Title

The surgery fellow's education workshop: A pilot study to determine the feasibility of training senior learners to teach in the operating room

Document Type

Journal Article

Publication Date

7-1-2016

Journal

Journal of Surgical Education

Volume

73

Issue

4

DOI

10.1016/j.jsurg.2016.02.001

Keywords

education workshop; fellow; teaching skills

Abstract

© 2016 Association of Program Directors in Surgery. Published by Elsevier Inc. All rights reserved. Background In 2013, we developed an education workshop to enhance the teaching skills of surgical fellows. We sought to investigate the feasibility of the monthly educational workshop format and its effect on participant teaching skills. Study Design Surgical and medical education faculty created a broadly applicable curriculum developed from evidence-based teaching principles, delivered across 8 monthly 90-minute weekday sessions. Workshop feasibility and effect were assessed using evaluations, attendance records, and a variety of self-reported surveys. Each session was associated with a specified education action plan to be completed between sessions. Results A total of 13 fellows intended to participate. More than 60% attendance was achieved in 7 of 8 sessions. In all, 11 of 13 fellows were engaged (actual attendance or excused absence) across 75% or more of the sessions. Mean participant satisfaction scores ranged from 4.0 to 4.9 on a 5 point Likert scale across 87.5% of sessions. Postworkshop surveys showed increased understanding of the following: (1) knowledge gaps related to education; (2) the role of education for academic surgeons; (3) educational tools to improve teaching performance; and (4) perceived knowledge and attitudes about teaching in the operating room. An action plan was performed in 43% of cases; the most common reason for nonparticipation was lack of time (38%). Conclusions Our pilot supports the feasibility of an educational workshop series to enhance fellow's educational skills in the area of intraoperative teaching. Participant engagement and satisfaction were high in this self-selected group of initial trainees. Sessions were effective, resulting in a thoughtful self-assessment of teaching skills.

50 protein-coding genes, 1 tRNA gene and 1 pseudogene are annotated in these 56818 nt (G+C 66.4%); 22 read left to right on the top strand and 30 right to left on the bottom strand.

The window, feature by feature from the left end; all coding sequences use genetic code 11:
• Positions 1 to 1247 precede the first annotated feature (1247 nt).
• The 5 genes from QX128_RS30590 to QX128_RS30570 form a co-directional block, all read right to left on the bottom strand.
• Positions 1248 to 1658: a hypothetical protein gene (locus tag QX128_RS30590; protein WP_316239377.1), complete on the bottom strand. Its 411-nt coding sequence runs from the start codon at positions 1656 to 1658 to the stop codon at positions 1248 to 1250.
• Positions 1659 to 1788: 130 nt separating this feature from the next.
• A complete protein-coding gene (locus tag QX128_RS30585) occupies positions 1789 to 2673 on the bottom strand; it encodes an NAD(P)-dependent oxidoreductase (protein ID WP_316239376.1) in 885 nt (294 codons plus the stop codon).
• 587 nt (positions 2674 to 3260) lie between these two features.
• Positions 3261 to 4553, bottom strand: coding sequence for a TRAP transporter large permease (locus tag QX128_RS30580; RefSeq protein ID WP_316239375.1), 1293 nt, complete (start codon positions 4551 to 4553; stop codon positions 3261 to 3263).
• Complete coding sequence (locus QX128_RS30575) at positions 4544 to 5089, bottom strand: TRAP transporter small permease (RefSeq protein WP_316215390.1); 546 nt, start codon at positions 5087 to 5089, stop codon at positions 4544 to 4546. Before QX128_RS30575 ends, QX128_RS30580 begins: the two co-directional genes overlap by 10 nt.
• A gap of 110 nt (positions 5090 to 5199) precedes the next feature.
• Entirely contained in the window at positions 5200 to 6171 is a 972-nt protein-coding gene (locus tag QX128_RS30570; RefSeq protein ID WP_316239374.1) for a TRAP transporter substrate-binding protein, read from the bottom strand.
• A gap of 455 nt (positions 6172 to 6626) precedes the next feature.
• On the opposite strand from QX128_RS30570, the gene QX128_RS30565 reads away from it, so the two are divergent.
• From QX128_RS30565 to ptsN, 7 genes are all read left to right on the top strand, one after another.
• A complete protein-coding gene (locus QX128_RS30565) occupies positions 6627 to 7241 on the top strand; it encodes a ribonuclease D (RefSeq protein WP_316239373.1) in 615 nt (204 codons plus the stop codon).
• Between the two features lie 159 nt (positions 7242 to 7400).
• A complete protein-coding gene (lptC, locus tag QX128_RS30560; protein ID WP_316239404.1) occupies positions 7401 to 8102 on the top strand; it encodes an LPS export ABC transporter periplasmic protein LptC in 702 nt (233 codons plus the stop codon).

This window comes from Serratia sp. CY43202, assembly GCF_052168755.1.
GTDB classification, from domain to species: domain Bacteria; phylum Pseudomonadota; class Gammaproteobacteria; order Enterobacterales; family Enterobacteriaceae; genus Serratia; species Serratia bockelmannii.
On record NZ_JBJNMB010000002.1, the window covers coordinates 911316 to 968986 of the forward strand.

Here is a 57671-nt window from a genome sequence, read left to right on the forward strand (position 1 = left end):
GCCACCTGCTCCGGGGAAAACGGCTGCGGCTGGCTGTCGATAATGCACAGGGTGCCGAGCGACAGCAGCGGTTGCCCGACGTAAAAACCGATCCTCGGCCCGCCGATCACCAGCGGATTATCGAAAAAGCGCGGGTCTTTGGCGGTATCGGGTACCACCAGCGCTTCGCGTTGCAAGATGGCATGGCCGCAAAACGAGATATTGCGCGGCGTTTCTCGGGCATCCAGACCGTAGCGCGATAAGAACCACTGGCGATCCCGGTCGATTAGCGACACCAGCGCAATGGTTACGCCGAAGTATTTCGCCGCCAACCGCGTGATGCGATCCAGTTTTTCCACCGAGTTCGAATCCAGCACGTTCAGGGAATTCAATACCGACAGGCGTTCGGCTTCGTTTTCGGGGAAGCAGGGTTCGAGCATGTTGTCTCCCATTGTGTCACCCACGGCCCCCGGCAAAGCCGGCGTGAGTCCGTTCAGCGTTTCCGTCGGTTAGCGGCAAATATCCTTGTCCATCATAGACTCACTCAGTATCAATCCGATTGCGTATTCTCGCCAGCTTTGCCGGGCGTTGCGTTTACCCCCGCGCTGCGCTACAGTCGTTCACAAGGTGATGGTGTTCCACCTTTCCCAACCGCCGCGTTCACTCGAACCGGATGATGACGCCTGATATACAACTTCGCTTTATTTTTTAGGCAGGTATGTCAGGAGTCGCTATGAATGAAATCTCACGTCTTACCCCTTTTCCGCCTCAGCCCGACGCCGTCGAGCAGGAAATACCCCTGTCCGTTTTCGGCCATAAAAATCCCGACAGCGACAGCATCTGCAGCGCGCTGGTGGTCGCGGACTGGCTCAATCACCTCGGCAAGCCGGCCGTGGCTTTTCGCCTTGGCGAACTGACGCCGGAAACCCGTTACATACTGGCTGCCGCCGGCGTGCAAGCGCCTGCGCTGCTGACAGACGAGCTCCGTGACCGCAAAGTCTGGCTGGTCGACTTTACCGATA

Share

COinS